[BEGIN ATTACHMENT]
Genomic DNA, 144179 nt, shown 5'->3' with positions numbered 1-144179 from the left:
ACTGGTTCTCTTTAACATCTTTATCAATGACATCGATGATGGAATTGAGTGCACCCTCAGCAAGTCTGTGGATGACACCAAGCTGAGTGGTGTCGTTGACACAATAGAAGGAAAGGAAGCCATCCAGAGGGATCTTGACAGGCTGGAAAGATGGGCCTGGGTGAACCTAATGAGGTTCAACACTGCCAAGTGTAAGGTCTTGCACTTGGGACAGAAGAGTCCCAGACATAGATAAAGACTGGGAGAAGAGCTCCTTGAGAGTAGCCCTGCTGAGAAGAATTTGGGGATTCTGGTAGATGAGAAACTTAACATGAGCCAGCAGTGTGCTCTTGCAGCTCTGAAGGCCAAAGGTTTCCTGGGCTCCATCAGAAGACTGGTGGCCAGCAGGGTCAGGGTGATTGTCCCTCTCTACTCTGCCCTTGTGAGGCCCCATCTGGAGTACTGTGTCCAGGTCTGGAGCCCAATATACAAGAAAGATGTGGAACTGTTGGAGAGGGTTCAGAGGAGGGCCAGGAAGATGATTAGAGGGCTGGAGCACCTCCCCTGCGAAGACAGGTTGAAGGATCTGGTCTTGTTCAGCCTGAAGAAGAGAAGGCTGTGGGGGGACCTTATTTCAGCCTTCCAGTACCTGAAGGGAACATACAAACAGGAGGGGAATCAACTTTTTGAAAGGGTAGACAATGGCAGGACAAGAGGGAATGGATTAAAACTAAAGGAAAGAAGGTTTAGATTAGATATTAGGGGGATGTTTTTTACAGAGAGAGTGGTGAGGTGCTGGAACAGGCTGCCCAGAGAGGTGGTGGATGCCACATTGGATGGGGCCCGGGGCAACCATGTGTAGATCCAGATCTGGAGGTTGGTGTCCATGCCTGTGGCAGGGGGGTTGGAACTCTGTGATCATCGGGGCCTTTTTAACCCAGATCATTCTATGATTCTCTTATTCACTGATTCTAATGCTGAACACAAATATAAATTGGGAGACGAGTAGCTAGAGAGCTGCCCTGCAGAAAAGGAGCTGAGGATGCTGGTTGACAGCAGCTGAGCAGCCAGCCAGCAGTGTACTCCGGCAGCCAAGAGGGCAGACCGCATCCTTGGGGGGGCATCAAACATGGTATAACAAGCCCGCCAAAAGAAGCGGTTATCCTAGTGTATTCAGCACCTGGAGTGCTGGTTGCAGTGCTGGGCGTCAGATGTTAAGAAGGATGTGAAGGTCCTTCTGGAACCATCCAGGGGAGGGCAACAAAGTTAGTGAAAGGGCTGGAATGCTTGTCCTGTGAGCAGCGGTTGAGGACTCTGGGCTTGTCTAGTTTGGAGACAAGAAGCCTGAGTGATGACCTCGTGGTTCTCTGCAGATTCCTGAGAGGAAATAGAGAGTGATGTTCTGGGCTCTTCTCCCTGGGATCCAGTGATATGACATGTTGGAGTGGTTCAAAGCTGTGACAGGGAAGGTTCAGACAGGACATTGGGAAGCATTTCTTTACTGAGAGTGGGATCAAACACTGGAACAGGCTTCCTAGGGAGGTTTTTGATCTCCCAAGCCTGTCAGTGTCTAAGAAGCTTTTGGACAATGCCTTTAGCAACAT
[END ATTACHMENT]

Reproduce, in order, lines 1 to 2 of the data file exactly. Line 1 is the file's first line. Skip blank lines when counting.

Genomic DNA, 144179 nt, shown 5'->3' with positions numbered 1-144179 from the left:
ACTGGTTCTCTTTAACATCTTTATCAATGACATCGATGATGGAATTGAGTGCACCCTCAGCAAGTCTGTGGATGACACCAAGCTGAGTGGTGTCGTTGACACAATAGAAGGAAAGGAAGCCATCCAGAGGGATCTTGACAGGCTGGAAAGATGGGCCTGGGTGAACCTAATGAGGTTCAACACTGCCAAGTGTAAGGTCTTGCACTTGGGACAGAAGAGTCCCAGACATAGATAAAGACTGGGAGAAGAGCTCCTTGAGAGTAGCCCTGCTGAGAAGAATTTGGGGATTCTGGTAGATGAGAAACTTAACATGAGCCAGCAGTGTGCTCTTGCAGCTCTGAAGGCCAAAGGTTTCCTGGGCTCCATCAGAAGACTGGTGGCCAGCAGGGTCAGGGTGATTGTCCCTCTCTACTCTGCCCTTGTGAGGCCCCATCTGGAGTACTGTGTCCAGGTCTGGAGCCCAATATACAAGAAAGATGTGGAACTGTTGGAGAGGGTTCAGAGGAGGGCCAGGAAGATGATTAGAGGGCTGGAGCACCTCCCCTGCGAAGACAGGTTGAAGGATCTGGTCTTGTTCAGCCTGAAGAAGAGAAGGCTGTGGGGGGACCTTATTTCAGCCTTCCAGTACCTGAAGGGAACATACAAACAGGAGGGGAATCAACTTTTTGAAAGGGTAGACAATGGCAGGACAAGAGGGAATGGATTAAAACTAAAGGAAAGAAGGTTTAGATTAGATATTAGGGGGATGTTTTTTACAGAGAGAGTGGTGAGGTGCTGGAACAGGCTGCCCAGAGAGGTGGTGGATGCCACATTGGATGGGGCCCGGGGCAACCATGTGTAGATCCAGATCTGGAGGTTGGTGTCCATGCCTGTGGCAGGGGGGTTGGAACTCTGTGATCATCGGGGCCTTTTTAACCCAGATCATTCTATGATTCTCTTATTCACTGATTCTAATGCTGAACACAAATATAAATTGGGAGACGAGTAGCTAGAGAGCTGCCCTGCAGAAAAGGAGCTGAGGATGCTGGTTGACAGCAGCTGAGCAGCCAGCCAGCAGTGTACTCCGGCAGCCAAGAGGGCAGACCGCATCCTTGGGGGGGCATCAAACATGGTATAACAAGCCCGCCAAAAGAAGCGGTTATCCTAGTGTATTCAGCACCTGGAGTGCTGGTTGCAGTGCTGGGCGTCAGATGTTAAGAAGGATGTGAAGGTCCTTCTGGAACCATCCAGGGGAGGGCAACAAAGTTAGTGAAAGGGCTGGAATGCTTGTCCTGTGAGCAGCGGTTGAGGACTCTGGGCTTGTCTAGTTTGGAGACAAGAAGCCTGAGTGATGACCTCGTGGTTCTCTGCAGATTCCTGAGAGGAAATAGAGAGTGATGTTCTGGGCTCTTCTCCCTGGGATCCAGTGATATGACATGTTGGAGTGGTTCAAAGCTGTGACAGGGAAGGTTCAGACAGGACATTGGGAAGCATTTCTTTACTGAGAGTGGGATCAAACACTGGAACAGGCTTCCTAGGGAGGTTTTTGATCTCCCAAGCCTGTCAGTGTCTAAGAAGCTTTTGGACAATGCCTTTAGCAACAT